Pitfall #5: One-dimensional product testing

Ensure User Acceptance Testing (UAT) is planned. If you don't know how to do this ask your software house for testing procedures and / or hire a 3rd party to help you. It is one of your main responsibilities and you need to make sure you understand what these are. Don't under estimate how much time this takes.

As Mark says, "If the code is sound, the app should work", but don't assume anything, developers are not mind readers and certainly don't have crystal balls.


Pitfall #6: Waiting until the end of the project to see working software

These days, we work primarily on web based solutions, so rolling out an update is relatively easy (although not always the case). We would recommend you agree milestones with your developers and ask for a beta version of your software when each milestone is reached.

Whilst it is tempting to them flood the development teams in box with feedback, trust me, developers hate it. Try to organise feedback and liaise with the development team's project manager on who, what, when should be fed back to the team.

It's also imperative that your team fully engage in projects from start to finish. We know you are busy, we all are, but don't slope shoulders and then blame the developer afterwards, because you didn't answer questions promptly, when asked. It is one of the most common issues for a break down in relationships and projects ...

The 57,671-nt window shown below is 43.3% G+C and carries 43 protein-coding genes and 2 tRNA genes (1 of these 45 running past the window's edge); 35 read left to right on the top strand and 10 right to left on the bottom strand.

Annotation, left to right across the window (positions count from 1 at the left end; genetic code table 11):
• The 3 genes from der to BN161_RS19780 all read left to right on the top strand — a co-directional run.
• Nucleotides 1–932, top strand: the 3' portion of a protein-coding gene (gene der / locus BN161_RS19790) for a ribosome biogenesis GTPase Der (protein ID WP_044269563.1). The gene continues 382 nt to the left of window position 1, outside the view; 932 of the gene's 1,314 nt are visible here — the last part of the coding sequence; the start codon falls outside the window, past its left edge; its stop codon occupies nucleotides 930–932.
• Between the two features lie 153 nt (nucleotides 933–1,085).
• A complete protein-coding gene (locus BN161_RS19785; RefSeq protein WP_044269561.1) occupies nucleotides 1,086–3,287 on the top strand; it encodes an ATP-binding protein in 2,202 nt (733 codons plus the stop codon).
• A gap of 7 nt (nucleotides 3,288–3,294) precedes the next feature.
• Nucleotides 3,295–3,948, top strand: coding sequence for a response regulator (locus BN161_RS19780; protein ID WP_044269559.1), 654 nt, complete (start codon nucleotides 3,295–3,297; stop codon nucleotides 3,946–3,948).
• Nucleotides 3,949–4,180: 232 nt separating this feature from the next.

As Mark says "seeing early versions enables you to course correct if a feature has been implemented incorrectly or user feedback suggests a different approach."

Pitfall #7: Not reviewing your code during the build

No matter how good the development team is they will make mistakes, typo's etc because the are so close to the project. That's why it is important that someone from outside can see the wood through the trees.

Mark goes on to highlight other important considerations

1. Implement a daily or weekly stand-up meeting to clear impediments - we tend to use weekly progress reports, but be prepared to answer questions quickly to avoid delays in development.

2. Stay calm and collected

Basically, do everything you can to keep calm - even if the project gets stressful. We all want to work with people we like and who treat us with respect, so dont take your concerns out on the development team. If something is seriously going off the rails, talk to the project manager. Find a solution together. And theres always a solution if you get creative and strategic.

I have quoted Mark, almost verbatim, as he has hit the nail on the head!

3. Manage your own team dynamics

Again, Mark nails this one:

"Want to drive your development team crazy Switch up the decision-maker from one day to the next. It's amazing how quickly this misstep can cause project meltdown. If you're not a solopreneur, designate one person who will consistently communicate with the development team. Decide who makes the final call on technical issues. Keep your own internal flow clear and you'll save major time and money."

Date: 02/08/2017